Colors are defined by the class
The sRGB (standard Red-Green-Blue) is the default colorspace.
It spans a subset of the standard CIEXYZ color space that includes
all visible colors (ref. Knudsen).
A color model, based on a particular color space, specifies exactly
how a color is represented. In Java the default ARGB model includes
the RGB components plus an alpha transparency factor that specifies
what happens when a color is drawn over another. Other color models,
such as a gray scale model, can also be obtained.
For convenience, there are several Color
constructors. Some constructors take int values between 0 and 255
for each color component. Some take float values between 0.0f and
1.0f. There are 4-parameter constructors that let you specify the
R, G, B, and alpha values and 3-parameter versions that default
to opaque alpha. In integer format, alpha is 0 for completely transparent
and 255 for opaque and in floating-point these are 0.0f/1.0f, respectively.
To specify an arbitrary color you use constructors with either
or float 0.0-1.0
value ranges for each of the three color components:
red = Color( 0xFF,0,0); // R,G,B, default alpha = 255
Color blue = Color(0.0,0.0,1.0);// R,G,B, default alpha
Note that it is common to use hexadecimal values to specify color
components and here we used 0xFF instead of the decimal 255 for
the red component. The three color components and alpha, each represented
by a byte value, can be packed into an int.
One constructor has a single int
argument for packed RGB (alpha defaults to 0xFF) and another constructor
has an int
plus a boolean
that is true
if the integer value includes an alpha component as shown here
intRed = 0xFF0000; // r=0xFF, g=0x00, b=0x00;
Color red = new Color(intRed); // default alpha = 0xFF
int intGreen = 0x8800FF00;// alpha=0x88, r=0x00, g=0xFF,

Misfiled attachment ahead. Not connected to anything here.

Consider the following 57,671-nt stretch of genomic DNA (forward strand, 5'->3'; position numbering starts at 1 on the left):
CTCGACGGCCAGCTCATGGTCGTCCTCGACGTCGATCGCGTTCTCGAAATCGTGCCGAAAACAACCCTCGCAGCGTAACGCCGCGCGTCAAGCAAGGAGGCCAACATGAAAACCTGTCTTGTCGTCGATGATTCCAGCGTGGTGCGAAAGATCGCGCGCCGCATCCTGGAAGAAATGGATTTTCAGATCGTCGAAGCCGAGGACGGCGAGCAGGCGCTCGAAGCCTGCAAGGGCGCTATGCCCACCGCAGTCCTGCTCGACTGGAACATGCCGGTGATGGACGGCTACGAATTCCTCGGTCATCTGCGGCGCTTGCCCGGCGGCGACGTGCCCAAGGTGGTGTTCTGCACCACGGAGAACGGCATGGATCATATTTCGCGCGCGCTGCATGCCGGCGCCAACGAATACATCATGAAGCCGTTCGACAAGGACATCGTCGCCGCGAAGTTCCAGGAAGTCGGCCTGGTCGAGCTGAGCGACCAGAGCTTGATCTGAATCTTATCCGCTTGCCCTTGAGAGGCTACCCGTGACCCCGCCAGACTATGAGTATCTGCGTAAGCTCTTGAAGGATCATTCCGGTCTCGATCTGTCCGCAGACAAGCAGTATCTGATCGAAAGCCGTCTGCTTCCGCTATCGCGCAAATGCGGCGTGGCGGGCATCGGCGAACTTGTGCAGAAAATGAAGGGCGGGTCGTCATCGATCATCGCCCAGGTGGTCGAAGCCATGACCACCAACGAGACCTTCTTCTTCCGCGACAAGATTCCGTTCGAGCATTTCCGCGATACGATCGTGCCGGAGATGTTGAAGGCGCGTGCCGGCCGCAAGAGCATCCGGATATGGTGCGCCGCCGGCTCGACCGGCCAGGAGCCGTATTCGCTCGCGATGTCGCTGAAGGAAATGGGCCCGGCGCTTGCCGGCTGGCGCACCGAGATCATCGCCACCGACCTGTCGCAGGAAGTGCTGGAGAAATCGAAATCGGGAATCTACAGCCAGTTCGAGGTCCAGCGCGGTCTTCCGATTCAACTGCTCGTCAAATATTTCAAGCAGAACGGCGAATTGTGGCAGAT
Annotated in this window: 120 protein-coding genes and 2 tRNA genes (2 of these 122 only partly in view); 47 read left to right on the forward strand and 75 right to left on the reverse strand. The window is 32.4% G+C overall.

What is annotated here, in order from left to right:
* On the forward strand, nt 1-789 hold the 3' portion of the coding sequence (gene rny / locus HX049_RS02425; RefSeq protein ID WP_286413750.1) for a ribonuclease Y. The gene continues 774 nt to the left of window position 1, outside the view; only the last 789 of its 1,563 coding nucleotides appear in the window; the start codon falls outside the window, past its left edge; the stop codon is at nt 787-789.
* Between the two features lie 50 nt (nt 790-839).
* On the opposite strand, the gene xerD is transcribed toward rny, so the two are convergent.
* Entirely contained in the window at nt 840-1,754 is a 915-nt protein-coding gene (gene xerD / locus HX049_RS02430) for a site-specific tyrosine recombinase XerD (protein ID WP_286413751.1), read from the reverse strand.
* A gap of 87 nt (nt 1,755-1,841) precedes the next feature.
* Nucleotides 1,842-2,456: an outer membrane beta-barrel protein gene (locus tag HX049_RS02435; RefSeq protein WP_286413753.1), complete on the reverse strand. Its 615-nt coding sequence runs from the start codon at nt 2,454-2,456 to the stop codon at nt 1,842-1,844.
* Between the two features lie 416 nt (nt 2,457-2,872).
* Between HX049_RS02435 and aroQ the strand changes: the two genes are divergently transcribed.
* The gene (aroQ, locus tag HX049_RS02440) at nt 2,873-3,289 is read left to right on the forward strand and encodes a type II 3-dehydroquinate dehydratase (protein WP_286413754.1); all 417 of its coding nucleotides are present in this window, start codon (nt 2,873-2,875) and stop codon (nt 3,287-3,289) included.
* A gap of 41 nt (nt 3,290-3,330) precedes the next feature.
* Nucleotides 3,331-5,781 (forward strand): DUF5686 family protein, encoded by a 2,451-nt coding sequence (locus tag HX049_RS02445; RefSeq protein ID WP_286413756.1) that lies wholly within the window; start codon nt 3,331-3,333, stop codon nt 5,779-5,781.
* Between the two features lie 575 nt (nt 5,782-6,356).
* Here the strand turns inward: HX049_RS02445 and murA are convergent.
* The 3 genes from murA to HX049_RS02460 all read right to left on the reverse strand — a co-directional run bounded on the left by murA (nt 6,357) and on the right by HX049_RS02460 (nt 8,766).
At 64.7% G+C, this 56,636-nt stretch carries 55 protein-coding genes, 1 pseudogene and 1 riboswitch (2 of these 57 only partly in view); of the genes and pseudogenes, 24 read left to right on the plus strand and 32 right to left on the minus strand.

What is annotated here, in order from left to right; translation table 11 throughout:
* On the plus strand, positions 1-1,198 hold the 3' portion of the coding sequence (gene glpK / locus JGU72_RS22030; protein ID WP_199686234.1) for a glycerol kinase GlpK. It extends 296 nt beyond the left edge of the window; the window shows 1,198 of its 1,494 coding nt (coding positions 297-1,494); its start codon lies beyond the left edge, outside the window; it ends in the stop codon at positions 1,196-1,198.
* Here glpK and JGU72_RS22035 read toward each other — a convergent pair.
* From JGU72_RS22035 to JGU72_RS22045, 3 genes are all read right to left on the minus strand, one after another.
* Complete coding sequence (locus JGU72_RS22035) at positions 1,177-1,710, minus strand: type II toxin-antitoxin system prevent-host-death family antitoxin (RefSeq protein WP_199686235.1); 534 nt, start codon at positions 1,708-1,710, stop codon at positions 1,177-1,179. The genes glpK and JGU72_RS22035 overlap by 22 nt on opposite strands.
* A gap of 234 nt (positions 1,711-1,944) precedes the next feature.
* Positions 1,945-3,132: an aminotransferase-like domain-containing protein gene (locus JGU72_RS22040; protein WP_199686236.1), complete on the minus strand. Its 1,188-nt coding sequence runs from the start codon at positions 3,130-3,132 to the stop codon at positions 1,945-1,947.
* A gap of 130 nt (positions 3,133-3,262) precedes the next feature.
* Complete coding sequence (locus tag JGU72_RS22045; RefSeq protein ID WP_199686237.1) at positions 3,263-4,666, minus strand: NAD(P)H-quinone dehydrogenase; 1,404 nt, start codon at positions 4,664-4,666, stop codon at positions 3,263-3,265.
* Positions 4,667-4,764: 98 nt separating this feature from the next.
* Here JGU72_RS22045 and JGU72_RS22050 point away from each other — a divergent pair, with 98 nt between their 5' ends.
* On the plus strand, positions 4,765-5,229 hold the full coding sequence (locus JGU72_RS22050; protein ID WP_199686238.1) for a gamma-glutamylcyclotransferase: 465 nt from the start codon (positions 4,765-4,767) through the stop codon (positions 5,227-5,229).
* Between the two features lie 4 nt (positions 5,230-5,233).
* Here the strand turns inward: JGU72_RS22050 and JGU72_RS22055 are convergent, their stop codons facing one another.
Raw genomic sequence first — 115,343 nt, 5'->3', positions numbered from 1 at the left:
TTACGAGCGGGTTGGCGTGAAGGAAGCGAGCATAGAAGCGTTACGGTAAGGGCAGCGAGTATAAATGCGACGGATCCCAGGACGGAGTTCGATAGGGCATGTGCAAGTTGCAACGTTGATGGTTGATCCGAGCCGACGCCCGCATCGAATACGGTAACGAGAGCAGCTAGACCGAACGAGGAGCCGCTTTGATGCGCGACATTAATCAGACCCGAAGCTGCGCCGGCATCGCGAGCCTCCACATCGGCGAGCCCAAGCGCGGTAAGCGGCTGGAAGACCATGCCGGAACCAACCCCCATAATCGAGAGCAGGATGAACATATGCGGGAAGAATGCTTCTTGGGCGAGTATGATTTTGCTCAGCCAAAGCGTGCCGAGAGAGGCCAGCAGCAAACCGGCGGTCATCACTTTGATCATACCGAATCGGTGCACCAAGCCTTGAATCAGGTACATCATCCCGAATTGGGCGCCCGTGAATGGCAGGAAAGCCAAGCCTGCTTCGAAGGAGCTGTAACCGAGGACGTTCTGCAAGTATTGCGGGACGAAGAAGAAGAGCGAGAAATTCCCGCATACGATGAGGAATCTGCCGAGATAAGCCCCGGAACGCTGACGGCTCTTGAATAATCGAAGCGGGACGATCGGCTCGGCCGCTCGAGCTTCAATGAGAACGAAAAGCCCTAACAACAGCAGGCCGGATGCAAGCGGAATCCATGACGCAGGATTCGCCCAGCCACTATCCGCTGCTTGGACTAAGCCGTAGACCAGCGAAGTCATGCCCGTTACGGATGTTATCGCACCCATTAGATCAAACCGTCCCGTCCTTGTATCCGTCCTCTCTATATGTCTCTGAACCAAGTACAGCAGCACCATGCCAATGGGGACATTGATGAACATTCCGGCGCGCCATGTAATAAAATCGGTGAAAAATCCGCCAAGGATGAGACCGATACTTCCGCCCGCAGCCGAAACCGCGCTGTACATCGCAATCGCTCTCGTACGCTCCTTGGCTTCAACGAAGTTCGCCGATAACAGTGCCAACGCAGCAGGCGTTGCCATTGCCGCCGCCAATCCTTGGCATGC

Color green = new Color(intGreen, true);
Using hex numbers makes for a compact representation that allows
you to quickly see the component values. In Chapter
10 we discuss bit handling and how to access and modify the
bytes in a pixel integer value.
Partially transparent red and blue colors are created in these
transparentRed = new Color (0xFF, 0, 0, 0x33); // R,G,B,Alpha
Color transparentBlue = new Color (0.0f, 0.0f, 1.0f,
0.5f); // R,G,B,Alpha
The transparency factor on the image color determines what percentage
of the component's background color shows through.
For convenience, the class definition includes several colors as
class constants, such as
See the API
Specifications for a list of all the color constants.
(Lower case names, e.g. Color.blue,
are legacies of Java 1.0. These capitalized versions follow the
standard of all capital letters for constants.)
To set the current drawing color in the graphics context:
c);//g = Graphics object
The background and foreground colors of components,
such as for a panel, can be set using
Similarly, "getter" methods are paired with
these methods to obtain the colors:
c = g.getColor();//g = Graphics object
In an applet or other Component object:
Color bg = getBackground();
Color fg = getForeground();
References & Web Resources
Latest update: Oct. 27, 2005